The Major Cyber Security Issues that US Businesses Face

The internet has been around for more than forty years, and during that time it has led to an unprecedented revolution in the way we work, live, and spend our leisure time. Companies have been able to create, or adopt radically new business models, and their employees have adapted to new ways of working. However, with such a paradigm shift, comes the ever-changing risk of criminal activity. Cyber crime continues to evolve and grow across the globe, and particularly in the entrepreneurial United States. Common cyber security issues are increasingly being seen. Let’s look at the top threats that affect US businesses.

Third-Party Exposure

Cyber criminals are able to manoeuvre around security systems by hacking networks that are less well protected, particularly those belonging to third parties with access to the hacker’s target. Think back to the 2021 data leak from Facebook, where over 214 million accounts on Facebook, Instagram, and LinkedIn were accessed through a joint third-party contractor, Socialarks.

These kinds of attacks are becoming even more likely, with over 50% of US businesses willing to hire freelancers due to the remote working trend caused by Covid-19. Cyber security firm CyberArk reported that 96% of organizations give external parties access to critical systems, which can provide an unprotected access route to their data.

Poor Cyber Hygiene

Cyber hygiene refers to practices and habits taken when using technology, such as the use of unprotected Wi-Fi, or failing to implement safeguards like VPNs, or multi-factor authentication (MFA). Unfortunately, research shows that Americans’ cyber hygiene habits are less than ideal.

Nearly 60% of organizations rely on nothing more than human memory to manage passwords, with a further 42% of organizations using physical sticky notes! Over half of IT professionals do not require the use of two-factor authentication for access to company accounts, and just 37% of individuals use two-factor authentication for personal accounts.

Social Engineering

Social engineering attacks rely on human error, making them one of the most dangerous cyber security issues US businesses must be aware of. When 85% of data breaches involve human interaction, it’s clearly much easier to trick a human than to hack a system. Social engineering attacks include techniques such as email impersonation and phishing, but continue to adapt to changing trends and technologies.

Employing MFA on all accounts and rigorous cyber security training for all staff members, is a crucial step in reducing social engineering attacks, and the business risk they represent.

Poor Data Management

We live in the era of Big Data. The amount of data created by consumers doubles every 4 years, but over 50% of that data is never analyzed or even used. Excess and unnecessary data can leave valuable information more vulnerable to cyber-attacks. Breaches caused by mistakes made during routine data handling, can be as costly as those that occur from more sophisticated methods.

The move from a world of Big Data, to one of ‘Right Data’ and targeted information, organizations will need to rely more heavily on automation, which comes with its own set of cyber-security risks.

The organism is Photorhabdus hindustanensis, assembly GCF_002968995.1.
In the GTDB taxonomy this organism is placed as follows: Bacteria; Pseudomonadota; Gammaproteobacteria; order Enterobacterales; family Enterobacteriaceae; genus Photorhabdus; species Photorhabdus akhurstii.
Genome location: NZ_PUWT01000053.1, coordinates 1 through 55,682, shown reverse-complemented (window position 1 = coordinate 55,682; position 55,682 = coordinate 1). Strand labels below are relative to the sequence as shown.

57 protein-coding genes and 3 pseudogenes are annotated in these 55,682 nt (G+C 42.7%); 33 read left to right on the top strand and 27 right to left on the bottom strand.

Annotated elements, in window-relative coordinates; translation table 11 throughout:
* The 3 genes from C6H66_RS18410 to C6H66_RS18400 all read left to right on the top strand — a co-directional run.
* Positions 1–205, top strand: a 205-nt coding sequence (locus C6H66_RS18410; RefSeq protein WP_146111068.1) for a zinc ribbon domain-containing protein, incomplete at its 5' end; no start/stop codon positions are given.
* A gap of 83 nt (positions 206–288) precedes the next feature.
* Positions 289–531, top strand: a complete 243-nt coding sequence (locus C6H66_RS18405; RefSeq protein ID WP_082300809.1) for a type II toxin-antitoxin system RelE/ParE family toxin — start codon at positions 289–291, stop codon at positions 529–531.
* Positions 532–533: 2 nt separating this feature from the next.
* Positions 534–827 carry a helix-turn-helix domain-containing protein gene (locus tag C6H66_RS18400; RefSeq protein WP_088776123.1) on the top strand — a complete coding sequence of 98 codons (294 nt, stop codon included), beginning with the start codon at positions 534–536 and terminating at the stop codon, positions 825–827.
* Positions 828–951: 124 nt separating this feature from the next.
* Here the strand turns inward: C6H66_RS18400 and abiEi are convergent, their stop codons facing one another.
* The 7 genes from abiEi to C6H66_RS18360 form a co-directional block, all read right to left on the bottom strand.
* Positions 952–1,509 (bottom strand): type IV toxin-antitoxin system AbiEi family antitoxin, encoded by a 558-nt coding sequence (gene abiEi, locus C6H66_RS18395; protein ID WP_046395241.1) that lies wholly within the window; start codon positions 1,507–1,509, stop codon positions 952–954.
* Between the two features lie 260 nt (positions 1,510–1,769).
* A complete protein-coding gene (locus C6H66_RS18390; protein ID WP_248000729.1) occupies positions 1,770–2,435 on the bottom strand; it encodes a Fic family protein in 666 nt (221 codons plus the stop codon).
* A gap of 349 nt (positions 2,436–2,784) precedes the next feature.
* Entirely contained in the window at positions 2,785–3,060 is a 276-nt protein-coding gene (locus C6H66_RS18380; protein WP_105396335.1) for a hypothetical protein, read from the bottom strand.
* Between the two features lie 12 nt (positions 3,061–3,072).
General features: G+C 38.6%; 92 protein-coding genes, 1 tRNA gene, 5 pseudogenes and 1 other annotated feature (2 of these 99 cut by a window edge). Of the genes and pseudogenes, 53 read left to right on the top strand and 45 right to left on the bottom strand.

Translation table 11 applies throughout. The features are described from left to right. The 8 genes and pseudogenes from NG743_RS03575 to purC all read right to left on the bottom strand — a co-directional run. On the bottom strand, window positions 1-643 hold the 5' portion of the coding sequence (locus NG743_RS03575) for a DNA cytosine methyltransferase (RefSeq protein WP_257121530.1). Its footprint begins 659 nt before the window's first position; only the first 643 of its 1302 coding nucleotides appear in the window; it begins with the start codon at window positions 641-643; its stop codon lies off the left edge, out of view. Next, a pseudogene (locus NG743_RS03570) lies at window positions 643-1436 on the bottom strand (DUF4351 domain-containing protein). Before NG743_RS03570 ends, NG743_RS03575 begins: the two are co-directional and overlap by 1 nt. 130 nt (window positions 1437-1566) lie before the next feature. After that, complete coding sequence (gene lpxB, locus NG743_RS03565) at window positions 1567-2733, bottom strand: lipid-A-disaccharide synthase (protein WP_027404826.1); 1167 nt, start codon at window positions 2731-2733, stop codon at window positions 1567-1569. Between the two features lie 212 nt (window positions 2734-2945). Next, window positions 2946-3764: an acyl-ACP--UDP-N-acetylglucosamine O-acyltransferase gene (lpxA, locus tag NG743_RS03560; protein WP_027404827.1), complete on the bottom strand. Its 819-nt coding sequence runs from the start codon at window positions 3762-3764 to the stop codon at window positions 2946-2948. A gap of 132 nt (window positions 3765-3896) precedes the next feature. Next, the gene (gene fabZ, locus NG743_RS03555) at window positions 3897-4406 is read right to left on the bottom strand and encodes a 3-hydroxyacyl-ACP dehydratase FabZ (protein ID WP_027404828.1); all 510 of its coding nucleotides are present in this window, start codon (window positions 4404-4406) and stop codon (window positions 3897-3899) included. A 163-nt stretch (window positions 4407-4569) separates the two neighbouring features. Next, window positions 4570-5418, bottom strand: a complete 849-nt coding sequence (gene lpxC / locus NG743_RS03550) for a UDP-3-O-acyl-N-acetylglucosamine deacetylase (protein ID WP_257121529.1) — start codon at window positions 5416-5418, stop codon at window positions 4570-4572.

Ransomware is not a new threat, but the impact has become significantly more costly as the years have gone on. Between 2018 and 2020, the average cost of a ransomware attack grew from $5,000 to nearly $200,000, with system downtime now standing at an average of 21 days.

Around two-thirds of cybersecurity professionals surveyed in 2021, said their companies were harmed by significant revenue loss due to a ransomware attack. In the United States, 31% of businesses were forced to close their entire business for a period of time after an attack. This figure is a remarkable 34% for the United Kingdom.

Vulnerabilities with Mobile Devices

The pandemic has seen an increase in mobile device usage, which in-turn has led to more people using home devices to do sensitive work tasks. Just under half of all companies surveyed were involved in a security incident due to malicious malware being downloaded by an employee.

Ironically, this has led to cyber-criminals targeting mobile device management (MDM), one of the solutions that tries to keep data and devices safe. These attacks can be very effective, since the entire population of an organisation’s mobile devices are likely to be connected to the same network.

Internet of Things (IoT)

The rise of the so-called Internet of Things, where a rapidly increasing number of devices are now network connected, leads to our final group of threats. From smart doorbells, with integrated CCTV cameras, to refrigerators that can order your groceries for you. In 2020, four-in-ten Americans indicated that they were more interested in adding smart home features, or devices, to their residences. By itself, this may not be a problem, but combine it with the worrying lack of cyber hygiene, and there is a big problem heading our way.

However, it’s not just homeowners’ that should be concerned. The total number of connected IoT devices is expected to reach 3.5 billion in 2023, with experts predicting that over 25% of all business cyber-attacks, will be IoT-based by 2025. Perhaps the cyber threat to your fridge does not worry you, but what if it acted as a gateway to more valuable and vulnerable systems on the network?

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